“Whether it’s manmade or not, I know that when I was in college I was being taught that if we didn’t act very quickly, that we were going to be entering a global freezing. Go back and look at the covers of Time and Newsweek from the early ’70s. And we were told that if we didn’t do something by 1980, we’d be popsicles. Now we’re told that we’re all burning up. Science is not as settled on that as it is on some things.” (NBC News’ “Meet the Press,” June 21, 2015)



“If you look at global warming alarmists, they don’t like to look at the actual facts and the data. The satellite data demonstrate that there has been no significant warming whatsoever for 17 years. Now that’s a real problem for the global warming alarmists. Because all those computer models on which this whole issue is based predicted significant warming, and yet the satellite data show it ain’t happening … I read this morning a Newsweek article from the 1970s talking about global cooling. And it said the science is clear, it is overwhelming, we are in a major cooling period, and it’s going to cause enormous problems worldwide. ... Now, the data proved to be not backing up that theory. So then all the advocates of global cooling suddenly shifted to global warming, and they advocated it’s warming, and the solution interestingly enough was the exact same solution — government control of the energy sector and every aspect of our lives ... On the global warming alarmists, anyone who actually points to the evidence that disproves their apocalyptical claims, they don’t engage in reasoned debate. What do they do? They scream, ‘You’re a denier.’ They brand you a heretic. Today, the global warming alarmists are the equivalent of the flat-earthers. It used to be — it is accepted scientific wisdom the earth is flat, and this heretic named Galileo was branded a denier.” (Texas Tribune, March 24, 2015)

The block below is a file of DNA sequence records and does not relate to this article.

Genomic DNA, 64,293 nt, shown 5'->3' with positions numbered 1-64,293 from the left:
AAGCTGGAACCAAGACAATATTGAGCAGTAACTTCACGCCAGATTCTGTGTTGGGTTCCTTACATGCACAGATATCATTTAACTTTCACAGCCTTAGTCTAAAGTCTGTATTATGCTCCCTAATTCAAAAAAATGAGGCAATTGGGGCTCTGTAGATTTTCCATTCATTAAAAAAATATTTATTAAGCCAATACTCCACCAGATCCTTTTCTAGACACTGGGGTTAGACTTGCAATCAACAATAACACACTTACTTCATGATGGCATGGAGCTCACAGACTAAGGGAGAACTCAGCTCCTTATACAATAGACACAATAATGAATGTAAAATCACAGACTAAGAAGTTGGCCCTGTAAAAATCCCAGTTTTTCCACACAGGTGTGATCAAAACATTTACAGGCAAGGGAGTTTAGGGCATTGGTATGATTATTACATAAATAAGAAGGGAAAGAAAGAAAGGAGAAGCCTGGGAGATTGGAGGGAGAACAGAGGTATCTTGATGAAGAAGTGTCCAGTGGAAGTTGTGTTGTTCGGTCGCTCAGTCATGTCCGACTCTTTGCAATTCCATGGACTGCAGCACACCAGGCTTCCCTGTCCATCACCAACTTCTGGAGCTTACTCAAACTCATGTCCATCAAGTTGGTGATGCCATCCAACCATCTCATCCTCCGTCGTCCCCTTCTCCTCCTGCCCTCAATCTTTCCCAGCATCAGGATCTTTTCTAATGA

Max Ortiz/The Detroit News/Associated press

“I am a believer — my goodness I am a Republican — I happen to believe there is a problem with climate change. I don’t want to overreact to it, I can’t measure it all, but I respect the creation that the Lord has given us and I want to make sure we protect it. But we can’t overreact to it and make things up, but it is something we have to recognize is a problem … I believe there is something to [climate change], but to be unilaterally doing everything here while China and India are belching and putting us in a noncompetitive position isn’t good, but some of that is the presidential leadership. I am just saying that I am concerned about it, but I am not laying awake at night worrying the sky is falling. I just have a concern about it.” (The Hill, May 2, 2012)


Spencer Platt/Getty Images

“There are a substantial number of scientists who have manipulated data so that they will have dollars rolling into their projects. And I think we’re seeing it almost weekly, or even daily, scientists who are coming forward and questioning the original idea that manmade global warming is what is causing the climate to change. Yes our climate’s changed. They’ve been changing ever since the earth was formed. But I do not buy into a group of scientists who have in some cases found to be manipulating this information… I don’t think, from my perspective, that I want America to be engaged in spending that much money on still a scientific theory that has not been proven. And from my perspective is more and more being put into question.” (Politics and Eggs Breakfast, April 17, 2011)

“It’s all one contrived phony mess that is falling apart under its own weight. Al Gore is a prophet all right, a false prophet of a secular carbon cult.” (“Fed Up!: Our Fight to Save America from Washington,” by Rick Perry)


“Climate change is real, and it’s impacting our state. There’s undeniable data that CO2 levels and other greenhouse gases in our atmosphere are increasing. Decade average temperatures have been rising, and temperature changes are affecting weather patterns and our climate. … when you have over 90 percent of the world’s scientists who have studied this stating that climate change is occurring and that humans play a contributing role, it’s time to defer to the experts.” (Press conference as he announced the state was leaving a regional cap and trade program, May 26, 2011)


Charlie Neibergall/Associated Press